Meet Mrs. Hodge, SLS’ New Counselor

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Meet Mrs. Hodge, SLS’ New Counselor

Danielle Nares '21, On Campus and Arts Co-Editor

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SLS students and teachers now have an opportunity to talk about issues – school related or personal – with someone they trust on campus thanks to Mrs. Hodge, the newest member of the St. Luke’s community.

In her current role as School Counselor, Mrs. Hodge has two main responsibilities. She works with students and staff to talk about almost anything the counselee comes in with (mostly concerning mental health, pressure, and ways to reduce stress). Additionally, she, Ms. DeMarco, and Mrs. Bueckman work together as a proactive team to recognize problems that specific individuals face. Then, they put certain measures in place to better the situation, by setting up weekly meetings with that student, for example.

“Some students have weekly meetings during their free periods, and they can talk and spend…20-40 minutes with me,” she explained.

Mrs. Hodge is well-versed with the behaviors of adolescents. She has a genuine interest in working with children and counseling, and engaged in work with both when she earned a Masters in Social Work at Fordham University. In addition to her academic endeavors, her personal experience as a high school student at Greens Farms Academy is still important to her today, because she can empathize with the middle and upper school students who come to see her. 

“Things that [students] go through now, I am not so far removed from the students’ age that I’m not completely out of the loop,” she noted.

 Nevertheless, she also understands that there are some aspects of student’s lives that she is still learning about. 

“There are things that students are going through that I didn’t experience, like online bullying. There is a need for a direct line of communication with somebody at the school, so if something is happening at a specific moment, students can feel comfortable going to them,” explained Mrs. Hodge. 

Additionally, having been a student of color at a predominately white institution, she has  insight to serve as a resource for students navigating challenges similar to those she faced.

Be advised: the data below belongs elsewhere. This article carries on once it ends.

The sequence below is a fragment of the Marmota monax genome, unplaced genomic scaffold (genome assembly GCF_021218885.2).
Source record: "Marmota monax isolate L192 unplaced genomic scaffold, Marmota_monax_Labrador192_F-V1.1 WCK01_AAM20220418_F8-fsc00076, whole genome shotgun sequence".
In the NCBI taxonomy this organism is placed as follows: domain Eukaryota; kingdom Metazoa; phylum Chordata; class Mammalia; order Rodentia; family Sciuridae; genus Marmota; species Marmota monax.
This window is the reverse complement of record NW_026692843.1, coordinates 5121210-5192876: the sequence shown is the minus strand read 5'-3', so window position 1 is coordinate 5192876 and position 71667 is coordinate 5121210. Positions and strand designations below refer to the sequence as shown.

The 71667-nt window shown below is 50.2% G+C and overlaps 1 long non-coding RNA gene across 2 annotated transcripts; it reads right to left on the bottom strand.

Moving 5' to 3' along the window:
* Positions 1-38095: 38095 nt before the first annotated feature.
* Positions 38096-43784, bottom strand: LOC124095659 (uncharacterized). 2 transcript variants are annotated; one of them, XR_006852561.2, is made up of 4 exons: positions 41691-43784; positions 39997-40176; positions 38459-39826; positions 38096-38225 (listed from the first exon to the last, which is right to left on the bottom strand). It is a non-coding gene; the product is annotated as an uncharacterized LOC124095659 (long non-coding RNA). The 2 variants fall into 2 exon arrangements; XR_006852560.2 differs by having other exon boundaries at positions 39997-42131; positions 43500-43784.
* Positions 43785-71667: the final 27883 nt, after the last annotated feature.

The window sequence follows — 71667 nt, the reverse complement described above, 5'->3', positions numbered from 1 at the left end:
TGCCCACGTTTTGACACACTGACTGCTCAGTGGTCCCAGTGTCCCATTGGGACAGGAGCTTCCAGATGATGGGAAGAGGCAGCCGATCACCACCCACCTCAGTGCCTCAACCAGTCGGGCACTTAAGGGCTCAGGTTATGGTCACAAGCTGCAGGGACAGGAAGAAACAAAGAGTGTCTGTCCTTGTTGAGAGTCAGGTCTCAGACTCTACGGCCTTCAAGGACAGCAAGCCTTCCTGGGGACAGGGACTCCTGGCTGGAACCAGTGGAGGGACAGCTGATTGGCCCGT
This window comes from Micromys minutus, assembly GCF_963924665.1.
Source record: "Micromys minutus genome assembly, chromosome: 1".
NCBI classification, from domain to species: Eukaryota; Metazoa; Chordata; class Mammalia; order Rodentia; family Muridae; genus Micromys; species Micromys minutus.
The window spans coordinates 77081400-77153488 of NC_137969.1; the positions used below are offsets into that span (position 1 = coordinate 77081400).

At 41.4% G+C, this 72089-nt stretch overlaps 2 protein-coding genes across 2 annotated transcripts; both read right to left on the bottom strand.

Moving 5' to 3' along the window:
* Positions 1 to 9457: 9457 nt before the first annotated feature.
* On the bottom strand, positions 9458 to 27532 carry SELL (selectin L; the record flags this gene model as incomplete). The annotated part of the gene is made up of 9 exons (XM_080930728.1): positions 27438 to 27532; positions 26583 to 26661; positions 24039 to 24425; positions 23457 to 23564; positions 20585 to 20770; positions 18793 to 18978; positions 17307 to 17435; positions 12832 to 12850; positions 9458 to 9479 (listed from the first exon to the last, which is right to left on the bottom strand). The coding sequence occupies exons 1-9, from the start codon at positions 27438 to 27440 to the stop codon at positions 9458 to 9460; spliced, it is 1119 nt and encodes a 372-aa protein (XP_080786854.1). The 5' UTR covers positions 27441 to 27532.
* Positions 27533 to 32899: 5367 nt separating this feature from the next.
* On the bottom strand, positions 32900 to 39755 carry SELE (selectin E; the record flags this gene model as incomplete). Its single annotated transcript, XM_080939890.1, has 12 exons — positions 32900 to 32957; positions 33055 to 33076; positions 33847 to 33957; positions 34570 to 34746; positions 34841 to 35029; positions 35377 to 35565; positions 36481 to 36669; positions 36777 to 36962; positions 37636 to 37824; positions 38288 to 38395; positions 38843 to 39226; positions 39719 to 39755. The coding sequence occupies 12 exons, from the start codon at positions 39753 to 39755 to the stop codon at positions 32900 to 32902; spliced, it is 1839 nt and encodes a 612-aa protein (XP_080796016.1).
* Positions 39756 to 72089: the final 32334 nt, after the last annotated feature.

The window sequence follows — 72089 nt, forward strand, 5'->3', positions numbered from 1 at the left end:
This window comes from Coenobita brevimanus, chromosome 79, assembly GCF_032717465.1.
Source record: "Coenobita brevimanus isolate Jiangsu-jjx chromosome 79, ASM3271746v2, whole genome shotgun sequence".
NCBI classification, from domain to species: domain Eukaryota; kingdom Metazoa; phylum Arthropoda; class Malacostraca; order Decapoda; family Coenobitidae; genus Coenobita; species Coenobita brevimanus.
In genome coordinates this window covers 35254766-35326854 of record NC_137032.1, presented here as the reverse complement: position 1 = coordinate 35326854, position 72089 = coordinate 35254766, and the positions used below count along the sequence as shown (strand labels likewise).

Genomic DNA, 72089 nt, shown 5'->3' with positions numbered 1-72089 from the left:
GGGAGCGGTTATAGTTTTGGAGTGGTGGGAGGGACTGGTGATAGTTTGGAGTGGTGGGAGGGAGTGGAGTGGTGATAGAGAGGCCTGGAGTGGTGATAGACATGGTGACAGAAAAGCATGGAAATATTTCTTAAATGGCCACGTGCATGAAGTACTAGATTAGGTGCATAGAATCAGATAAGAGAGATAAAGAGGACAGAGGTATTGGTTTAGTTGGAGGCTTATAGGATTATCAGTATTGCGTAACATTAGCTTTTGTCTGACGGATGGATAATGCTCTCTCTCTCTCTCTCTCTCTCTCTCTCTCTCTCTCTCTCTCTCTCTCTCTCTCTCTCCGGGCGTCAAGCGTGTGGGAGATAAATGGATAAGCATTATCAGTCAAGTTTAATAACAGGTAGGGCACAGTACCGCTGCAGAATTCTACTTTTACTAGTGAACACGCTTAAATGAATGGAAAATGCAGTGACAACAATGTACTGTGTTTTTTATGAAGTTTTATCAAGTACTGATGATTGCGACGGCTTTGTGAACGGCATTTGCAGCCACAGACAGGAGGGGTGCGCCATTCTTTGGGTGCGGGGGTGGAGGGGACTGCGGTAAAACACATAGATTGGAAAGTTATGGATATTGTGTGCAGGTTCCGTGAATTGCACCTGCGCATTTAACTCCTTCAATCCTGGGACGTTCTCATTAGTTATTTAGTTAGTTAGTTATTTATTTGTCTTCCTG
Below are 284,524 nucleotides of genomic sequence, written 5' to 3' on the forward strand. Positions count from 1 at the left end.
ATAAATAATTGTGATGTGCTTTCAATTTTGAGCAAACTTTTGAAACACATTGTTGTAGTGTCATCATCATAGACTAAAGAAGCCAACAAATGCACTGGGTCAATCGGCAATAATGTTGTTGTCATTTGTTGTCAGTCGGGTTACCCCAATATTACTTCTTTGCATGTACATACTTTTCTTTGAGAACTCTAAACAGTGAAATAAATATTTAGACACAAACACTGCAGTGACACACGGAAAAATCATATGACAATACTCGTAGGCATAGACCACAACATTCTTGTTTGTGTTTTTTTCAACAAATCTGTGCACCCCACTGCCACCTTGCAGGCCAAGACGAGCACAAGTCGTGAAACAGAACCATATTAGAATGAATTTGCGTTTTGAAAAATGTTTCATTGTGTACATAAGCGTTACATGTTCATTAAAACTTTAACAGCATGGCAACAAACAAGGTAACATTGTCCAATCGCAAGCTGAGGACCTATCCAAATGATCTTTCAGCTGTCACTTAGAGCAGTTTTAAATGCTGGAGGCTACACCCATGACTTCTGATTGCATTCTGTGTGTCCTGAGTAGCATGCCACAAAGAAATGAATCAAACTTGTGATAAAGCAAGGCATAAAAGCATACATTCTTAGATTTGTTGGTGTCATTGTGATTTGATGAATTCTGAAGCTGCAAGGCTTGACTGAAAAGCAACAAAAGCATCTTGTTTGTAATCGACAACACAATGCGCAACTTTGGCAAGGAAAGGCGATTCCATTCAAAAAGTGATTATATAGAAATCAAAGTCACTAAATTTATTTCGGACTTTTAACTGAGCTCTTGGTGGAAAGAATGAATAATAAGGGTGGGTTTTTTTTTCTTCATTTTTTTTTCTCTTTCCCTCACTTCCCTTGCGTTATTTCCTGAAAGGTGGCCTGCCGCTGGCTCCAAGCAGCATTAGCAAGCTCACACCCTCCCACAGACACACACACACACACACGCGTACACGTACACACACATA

“[My advice] is really coming from someone who knows about it [being a student of color at a predominantly white institution]… so now, as a faculty [member] of color, I know about the other side of being a student of color and not having the same privileges my peers did as far as talking about things I did not know about,” she remarks. 

Going forward, she has two main goals. Her first goal is to build a team of counselors.

“I would like to build a team of school counselors – with an ‘s.’ Me, being the only one for both Middle and Upper School, and even though St. Luke’s is a smaller community than, say, a public school, there needs to be more than one person that the students feel that they can go to, to understand the climate that is currently surrounding mental health right now and having people who are qualified to handle what [individuals] may bring into our offices,” she remarks.

Her second goal is to destigmatize conversation surrounding mental health. 

“I would like to see, at least in the St. Luke’s community, that we’re breaking away from the stigma that some students and faculty have about taking care of your mental health,” she adds. 

Mrs. Hodge understands that individuals’ hesitation to share intimate parts of their lives with a stranger may prevent them from coming to her. She recommends that students visit her office a few times to say hello, or to send an email introduction, so that lines of communication are open. She also reminds students that she will not respond with judgment to concerns they bring to her.

“I actually think that meeting her for the first time and just sharing parts of my story was really comforting. I knew that she was there only to support me, not there to say anything that would be discouraging,” explains a junior.  

As we approach the end of the semester where student stress levels are at an all-time high, it may be helpful to talk to someone about strategies for managing the workload. Mrs. Hodge is available in room 229 by appointment (via email) and she also takes walk-ins.  

Please welcome her to our community, and remember to stop by her office to say hello.